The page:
Sorting through Medicare supplemental policy offerings can be confusing. Here are some suggestions to help you choose.
The coronavirus pandemic has had a devastating impact on those in nursing homes and other long-term care facilities. This has raised questions about how the virus has influenced the costs and provision of long-term care insurance.
Medigap policies that supplement Medicare’s basic coverage can cost vastly different amounts, depending on the company selling the policy, according to a new study. The findings highlight the importance of shopping around before purchasing a policy.
As the country begins recovery from the COVID-19 crisis, caretakers of the elderly must stay abreast of issues that could potentially impact their loved ones.
The coronavirus pandemic has ravaged long-term care facilities. In response, many states have moved to shield nursing homes, and in some cases assisted living facilities, from lawsuits related to the care they are providing during the pandemic.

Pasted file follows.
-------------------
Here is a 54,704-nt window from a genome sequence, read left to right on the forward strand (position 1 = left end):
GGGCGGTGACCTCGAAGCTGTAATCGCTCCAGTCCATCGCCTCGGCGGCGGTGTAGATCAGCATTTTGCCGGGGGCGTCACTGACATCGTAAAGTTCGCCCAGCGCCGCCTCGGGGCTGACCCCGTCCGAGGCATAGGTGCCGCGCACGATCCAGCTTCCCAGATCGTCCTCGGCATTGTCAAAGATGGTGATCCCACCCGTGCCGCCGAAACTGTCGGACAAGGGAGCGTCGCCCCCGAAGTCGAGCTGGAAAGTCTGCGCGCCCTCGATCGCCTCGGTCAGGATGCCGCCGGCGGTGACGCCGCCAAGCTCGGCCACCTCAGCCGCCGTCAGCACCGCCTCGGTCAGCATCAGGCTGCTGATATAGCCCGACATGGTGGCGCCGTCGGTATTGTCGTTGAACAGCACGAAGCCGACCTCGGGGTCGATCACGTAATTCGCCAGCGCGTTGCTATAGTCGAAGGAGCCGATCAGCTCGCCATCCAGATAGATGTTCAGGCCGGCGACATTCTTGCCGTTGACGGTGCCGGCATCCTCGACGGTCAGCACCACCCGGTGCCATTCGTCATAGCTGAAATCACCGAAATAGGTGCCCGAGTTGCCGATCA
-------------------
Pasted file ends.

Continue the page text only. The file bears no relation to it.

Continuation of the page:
If you are already receiving Social Security, are you also eligible for full unemployment benefits? Until recently, the answer was not necessarily.
In the wake of the coronavirus pandemic, some 150 million Americans received economic relief payments, including potentially millions of deceased individuals. After weeks of silence, the IRS has finally explained what to do with the funds.
Access to affordable medical care is especially important during a global health crisis. You should be aware that federal law prevents the states from terminating Medicaid benefits while the coronavirus health emergency continues.
The closure of Social Security offices has caused problems and worries for recently unemployed seniors who need to apply for Medicare after losing their employer coverage. In response, the federal government has announced that seniors affected by the crisis have additional time to enroll in Medicare or change plans.
Some Nursing Homes and Assisted Living Facilities Are Snatching Residents’ Pandemic Relief Checks, FTC Warns
The Federal Trade Commission (FTC) is warning residents of long-term care facilities and their families that some facilities may unlawfully require residents who are on Medicaid to sign over their $1,200 pandemic relief checks.